The subsidy also comes weeks after hundreds of people demonstrated in Nairobi against the high cost of living, so some experts have argued that the intervention was not necessarily politically motivated.
“Once prices of certain key commodities hit certain levels, it can bring considerable strain to the masses which can be very hard to govern,” economist Ken Gichinga told the BBC.
“We have seen instances in the past where it wasn’t an election year but government compelled oil marketers, for example, to maintain fuel prices,” he added.
What is a subsidy and how is it applied?
It is a sum of money given by the state or a public body to help businesses keep the price of a commodity low.
A subsidy can also be given to industries to help them compete in the market.
For example, earlier in the year the government announced a $48.1m fertiliser subsidy to help farmers afford fertiliser.
This, in turn, would improve their harvest, and allow them to sell their produce at competitive prices. Without the subsidy, the price of the produce would be too high and therefore uncompetitive.
What other products are subsidised?
Faced by unfavourable conditions in the global oil market, Kenya has had to contend with rising fuel prices in the last year.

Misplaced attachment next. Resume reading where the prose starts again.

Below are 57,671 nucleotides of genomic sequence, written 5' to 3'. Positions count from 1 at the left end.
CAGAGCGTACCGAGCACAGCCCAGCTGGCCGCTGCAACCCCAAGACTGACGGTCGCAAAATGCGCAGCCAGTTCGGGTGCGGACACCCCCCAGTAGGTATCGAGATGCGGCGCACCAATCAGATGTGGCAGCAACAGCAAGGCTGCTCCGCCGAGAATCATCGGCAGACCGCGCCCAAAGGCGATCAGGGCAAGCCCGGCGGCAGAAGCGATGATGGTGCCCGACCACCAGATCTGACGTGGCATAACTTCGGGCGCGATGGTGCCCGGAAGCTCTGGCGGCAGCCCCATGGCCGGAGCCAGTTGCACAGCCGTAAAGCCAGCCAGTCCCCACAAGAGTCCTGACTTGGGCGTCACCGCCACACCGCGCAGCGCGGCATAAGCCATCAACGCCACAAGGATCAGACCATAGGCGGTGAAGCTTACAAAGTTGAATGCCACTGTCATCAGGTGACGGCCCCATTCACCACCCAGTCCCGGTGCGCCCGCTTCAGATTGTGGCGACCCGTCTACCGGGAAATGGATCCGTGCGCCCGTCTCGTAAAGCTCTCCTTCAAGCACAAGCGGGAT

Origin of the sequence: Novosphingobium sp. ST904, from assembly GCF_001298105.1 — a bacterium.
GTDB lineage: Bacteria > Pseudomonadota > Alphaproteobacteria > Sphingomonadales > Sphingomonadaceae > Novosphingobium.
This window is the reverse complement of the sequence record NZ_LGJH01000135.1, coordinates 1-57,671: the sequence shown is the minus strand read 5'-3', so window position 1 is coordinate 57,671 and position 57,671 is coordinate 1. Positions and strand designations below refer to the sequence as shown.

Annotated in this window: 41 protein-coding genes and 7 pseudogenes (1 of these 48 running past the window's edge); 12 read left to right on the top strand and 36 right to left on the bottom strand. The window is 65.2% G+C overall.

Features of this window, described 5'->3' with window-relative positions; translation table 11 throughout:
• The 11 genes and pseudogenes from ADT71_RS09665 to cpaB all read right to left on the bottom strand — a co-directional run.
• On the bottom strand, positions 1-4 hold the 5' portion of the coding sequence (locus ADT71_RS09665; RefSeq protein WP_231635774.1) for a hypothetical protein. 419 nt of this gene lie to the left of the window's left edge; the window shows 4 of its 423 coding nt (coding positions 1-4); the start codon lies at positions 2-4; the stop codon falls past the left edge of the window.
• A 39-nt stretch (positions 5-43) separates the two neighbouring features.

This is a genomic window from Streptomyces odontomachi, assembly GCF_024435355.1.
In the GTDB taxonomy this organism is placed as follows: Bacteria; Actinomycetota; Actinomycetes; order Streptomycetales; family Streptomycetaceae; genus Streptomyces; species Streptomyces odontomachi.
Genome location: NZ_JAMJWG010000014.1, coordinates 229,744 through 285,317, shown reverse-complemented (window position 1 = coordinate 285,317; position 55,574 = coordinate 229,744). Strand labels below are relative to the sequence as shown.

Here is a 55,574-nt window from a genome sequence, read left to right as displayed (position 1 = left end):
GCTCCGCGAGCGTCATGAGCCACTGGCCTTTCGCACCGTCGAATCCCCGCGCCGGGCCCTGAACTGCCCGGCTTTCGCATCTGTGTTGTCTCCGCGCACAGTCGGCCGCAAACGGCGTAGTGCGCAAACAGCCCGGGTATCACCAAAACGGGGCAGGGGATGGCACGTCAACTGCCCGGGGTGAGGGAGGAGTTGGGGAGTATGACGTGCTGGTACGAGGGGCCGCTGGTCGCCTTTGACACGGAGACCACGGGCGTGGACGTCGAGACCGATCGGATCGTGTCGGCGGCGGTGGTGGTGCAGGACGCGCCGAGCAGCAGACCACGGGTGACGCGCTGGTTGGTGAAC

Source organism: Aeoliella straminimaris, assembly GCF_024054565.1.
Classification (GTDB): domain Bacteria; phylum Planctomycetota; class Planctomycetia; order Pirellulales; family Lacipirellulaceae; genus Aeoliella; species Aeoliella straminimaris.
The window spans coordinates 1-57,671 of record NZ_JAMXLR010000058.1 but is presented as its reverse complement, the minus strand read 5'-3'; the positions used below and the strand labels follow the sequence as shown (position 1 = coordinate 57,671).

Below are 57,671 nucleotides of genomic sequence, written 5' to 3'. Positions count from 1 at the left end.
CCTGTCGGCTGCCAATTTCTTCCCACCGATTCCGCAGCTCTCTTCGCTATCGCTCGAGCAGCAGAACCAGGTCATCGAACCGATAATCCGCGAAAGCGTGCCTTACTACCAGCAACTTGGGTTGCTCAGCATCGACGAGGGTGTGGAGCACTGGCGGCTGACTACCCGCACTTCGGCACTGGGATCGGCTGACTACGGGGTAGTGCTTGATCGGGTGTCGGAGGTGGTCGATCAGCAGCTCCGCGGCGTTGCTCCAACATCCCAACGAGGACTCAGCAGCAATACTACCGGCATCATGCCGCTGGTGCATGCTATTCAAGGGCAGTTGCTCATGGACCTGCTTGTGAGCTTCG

Most recently, the government rolled out a $141m subsidy for petrol prices between July and August. Without the subsidy, a litre of petrol in the Nairobi would have hit $1.8. At the moment, a litre of super petrol is retailing at $1.34.
The country has also revived a subsidy for cooking gas, and will spend some $4.28m in this financial year (July 2022 to June 2023) to keep prices low.
How effective are subsidies?
Consumer subsidies have attracted criticism from some economists experts, who argue that commodity prices should be determined by a free market – demand and supply.
“It doesn’t work,” Nikhil Hira, a tax partner at Kody LLP (Nairobi), told the BBC.
“We have to make up our minds. Are we a liberalised economy with no price controls or are we going to select commodities that we need to put price controls on?” he added.
Subsidies also tend to put pressure on a country’s tax resources, while locking out vulnerable households, and benefiting people who can afford the goods, according to the International Monetary Fund Africa Director Abebe Selassie.
Kenya’s ability to afford the subsidies, too, is open to question. At the moment, the country is spending a huge portion of its annual budget to repay its national debt.
Previously, the government has failed to meet its obligations to private sector companies when such subsidies are involved.
The 2017 maize subsidy plan ended up in court – with maize millers and importers accusing the state of failing to pay its bills as agreed. The bill was eventually settled in 2021, four years after the deal, when the government allocated $107m in its supplementary budget.
“People are not getting paid… the amount of money owed to the private sector by government could turn the country around in a big way,” says Mr Nikhil.